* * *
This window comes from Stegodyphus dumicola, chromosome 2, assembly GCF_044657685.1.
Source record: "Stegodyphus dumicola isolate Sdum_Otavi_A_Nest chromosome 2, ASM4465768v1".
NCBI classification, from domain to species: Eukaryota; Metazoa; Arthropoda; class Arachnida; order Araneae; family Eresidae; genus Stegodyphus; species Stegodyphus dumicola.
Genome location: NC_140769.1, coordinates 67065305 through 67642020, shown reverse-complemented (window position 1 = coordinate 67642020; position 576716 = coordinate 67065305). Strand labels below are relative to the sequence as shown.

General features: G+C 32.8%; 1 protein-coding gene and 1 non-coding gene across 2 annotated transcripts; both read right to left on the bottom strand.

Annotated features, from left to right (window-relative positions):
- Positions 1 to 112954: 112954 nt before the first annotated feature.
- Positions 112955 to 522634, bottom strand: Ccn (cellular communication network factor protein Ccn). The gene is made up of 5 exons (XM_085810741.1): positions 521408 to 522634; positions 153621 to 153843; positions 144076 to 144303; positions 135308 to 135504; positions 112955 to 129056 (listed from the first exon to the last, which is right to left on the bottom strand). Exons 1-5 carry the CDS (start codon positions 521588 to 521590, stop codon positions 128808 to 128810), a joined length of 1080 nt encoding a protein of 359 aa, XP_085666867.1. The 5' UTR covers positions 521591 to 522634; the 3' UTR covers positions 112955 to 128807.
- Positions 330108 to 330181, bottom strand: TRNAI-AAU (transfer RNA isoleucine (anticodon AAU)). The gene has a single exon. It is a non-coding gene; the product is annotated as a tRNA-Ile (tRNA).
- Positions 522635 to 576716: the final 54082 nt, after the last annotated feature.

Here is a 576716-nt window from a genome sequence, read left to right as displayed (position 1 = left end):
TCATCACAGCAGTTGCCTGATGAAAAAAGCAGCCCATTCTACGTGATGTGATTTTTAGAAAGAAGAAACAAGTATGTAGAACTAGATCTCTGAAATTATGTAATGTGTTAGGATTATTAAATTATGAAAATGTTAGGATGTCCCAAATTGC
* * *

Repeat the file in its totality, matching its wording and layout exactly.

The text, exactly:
This window comes from Stegodyphus dumicola, chromosome 2, assembly GCF_044657685.1.
Source record: "Stegodyphus dumicola isolate Sdum_Otavi_A_Nest chromosome 2, ASM4465768v1".
NCBI classification, from domain to species: Eukaryota; Metazoa; Arthropoda; class Arachnida; order Araneae; family Eresidae; genus Stegodyphus; species Stegodyphus dumicola.
Genome location: NC_140769.1, coordinates 67065305 through 67642020, shown reverse-complemented (window position 1 = coordinate 67642020; position 576716 = coordinate 67065305). Strand labels below are relative to the sequence as shown.

General features: G+C 32.8%; 1 protein-coding gene and 1 non-coding gene across 2 annotated transcripts; both read right to left on the bottom strand.

Annotated features, from left to right (window-relative positions):
- Positions 1 to 112954: 112954 nt before the first annotated feature.
- Positions 112955 to 522634, bottom strand: Ccn (cellular communication network factor protein Ccn). The gene is made up of 5 exons (XM_085810741.1): positions 521408 to 522634; positions 153621 to 153843; positions 144076 to 144303; positions 135308 to 135504; positions 112955 to 129056 (listed from the first exon to the last, which is right to left on the bottom strand). Exons 1-5 carry the CDS (start codon positions 521588 to 521590, stop codon positions 128808 to 128810), a joined length of 1080 nt encoding a protein of 359 aa, XP_085666867.1. The 5' UTR covers positions 521591 to 522634; the 3' UTR covers positions 112955 to 128807.
- Positions 330108 to 330181, bottom strand: TRNAI-AAU (transfer RNA isoleucine (anticodon AAU)). The gene has a single exon. It is a non-coding gene; the product is annotated as a tRNA-Ile (tRNA).
- Positions 522635 to 576716: the final 54082 nt, after the last annotated feature.

Here is a 576716-nt window from a genome sequence, read left to right as displayed (position 1 = left end):
TCATCACAGCAGTTGCCTGATGAAAAAAGCAGCCCATTCTACGTGATGTGATTTTTAGAAAGAAGAAACAAGTATGTAGAACTAGATCTCTGAAATTATGTAATGTGTTAGGATTATTAAATTATGAAAATGTTAGGATGTCCCAAATTGC